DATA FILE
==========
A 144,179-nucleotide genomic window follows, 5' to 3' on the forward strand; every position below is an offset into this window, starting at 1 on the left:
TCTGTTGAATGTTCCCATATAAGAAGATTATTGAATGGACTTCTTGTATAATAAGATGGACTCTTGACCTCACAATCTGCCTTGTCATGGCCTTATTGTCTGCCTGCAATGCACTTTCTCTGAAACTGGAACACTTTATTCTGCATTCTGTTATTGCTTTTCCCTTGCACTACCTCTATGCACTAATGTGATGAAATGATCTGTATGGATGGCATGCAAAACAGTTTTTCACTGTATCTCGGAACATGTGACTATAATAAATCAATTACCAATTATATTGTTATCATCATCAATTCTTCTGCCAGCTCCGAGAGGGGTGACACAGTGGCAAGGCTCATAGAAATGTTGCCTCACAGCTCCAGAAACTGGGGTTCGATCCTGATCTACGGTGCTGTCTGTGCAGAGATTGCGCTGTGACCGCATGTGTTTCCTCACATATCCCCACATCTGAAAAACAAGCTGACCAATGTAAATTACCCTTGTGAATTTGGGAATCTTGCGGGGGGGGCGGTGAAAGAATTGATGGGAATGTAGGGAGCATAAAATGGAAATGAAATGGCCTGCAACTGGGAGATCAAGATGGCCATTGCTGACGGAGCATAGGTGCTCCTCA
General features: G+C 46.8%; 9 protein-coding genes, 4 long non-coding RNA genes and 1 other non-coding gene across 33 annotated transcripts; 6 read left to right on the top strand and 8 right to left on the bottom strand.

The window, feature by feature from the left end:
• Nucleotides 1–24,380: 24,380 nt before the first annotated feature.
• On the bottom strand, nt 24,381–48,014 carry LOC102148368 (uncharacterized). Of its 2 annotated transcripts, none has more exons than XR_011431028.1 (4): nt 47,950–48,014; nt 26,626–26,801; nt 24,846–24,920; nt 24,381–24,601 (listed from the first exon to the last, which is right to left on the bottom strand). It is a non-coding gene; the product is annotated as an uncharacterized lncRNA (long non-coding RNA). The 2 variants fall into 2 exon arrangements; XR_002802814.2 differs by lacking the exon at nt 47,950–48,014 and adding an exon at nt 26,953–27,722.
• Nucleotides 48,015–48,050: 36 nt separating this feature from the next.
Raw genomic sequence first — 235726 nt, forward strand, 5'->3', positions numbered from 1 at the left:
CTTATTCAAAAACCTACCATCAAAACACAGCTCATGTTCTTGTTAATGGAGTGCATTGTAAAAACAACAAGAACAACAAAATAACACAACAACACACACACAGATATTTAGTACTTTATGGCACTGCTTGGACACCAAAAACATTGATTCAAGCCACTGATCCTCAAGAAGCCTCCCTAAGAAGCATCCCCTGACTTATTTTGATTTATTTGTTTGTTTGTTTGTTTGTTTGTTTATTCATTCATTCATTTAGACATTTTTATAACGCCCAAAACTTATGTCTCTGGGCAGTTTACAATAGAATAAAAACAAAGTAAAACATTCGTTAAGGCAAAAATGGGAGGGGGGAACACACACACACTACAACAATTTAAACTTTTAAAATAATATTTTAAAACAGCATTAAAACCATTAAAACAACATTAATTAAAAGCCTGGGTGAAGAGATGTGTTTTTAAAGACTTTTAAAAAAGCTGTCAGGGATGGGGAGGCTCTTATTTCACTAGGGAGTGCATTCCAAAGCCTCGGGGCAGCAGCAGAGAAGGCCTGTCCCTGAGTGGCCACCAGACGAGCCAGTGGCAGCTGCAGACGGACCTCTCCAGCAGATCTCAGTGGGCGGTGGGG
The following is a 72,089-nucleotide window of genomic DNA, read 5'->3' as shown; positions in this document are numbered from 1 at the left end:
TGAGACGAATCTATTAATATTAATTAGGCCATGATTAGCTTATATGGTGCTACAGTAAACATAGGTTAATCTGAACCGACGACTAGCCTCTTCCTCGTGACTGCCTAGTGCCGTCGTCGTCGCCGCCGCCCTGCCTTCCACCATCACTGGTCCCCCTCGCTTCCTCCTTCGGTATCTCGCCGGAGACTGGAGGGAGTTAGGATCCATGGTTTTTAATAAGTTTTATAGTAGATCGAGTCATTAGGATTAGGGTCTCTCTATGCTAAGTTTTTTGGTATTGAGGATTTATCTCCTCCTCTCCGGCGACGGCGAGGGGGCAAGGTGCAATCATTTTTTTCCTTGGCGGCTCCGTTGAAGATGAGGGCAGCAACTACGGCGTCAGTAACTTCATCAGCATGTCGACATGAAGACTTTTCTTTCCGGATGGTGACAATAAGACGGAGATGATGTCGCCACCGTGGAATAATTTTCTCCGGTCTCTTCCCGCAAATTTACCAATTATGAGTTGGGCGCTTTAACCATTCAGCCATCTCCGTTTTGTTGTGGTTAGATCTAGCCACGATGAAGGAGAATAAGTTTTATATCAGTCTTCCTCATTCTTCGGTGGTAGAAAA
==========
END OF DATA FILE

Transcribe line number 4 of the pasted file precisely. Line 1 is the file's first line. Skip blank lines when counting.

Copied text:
The window, feature by feature from the left end: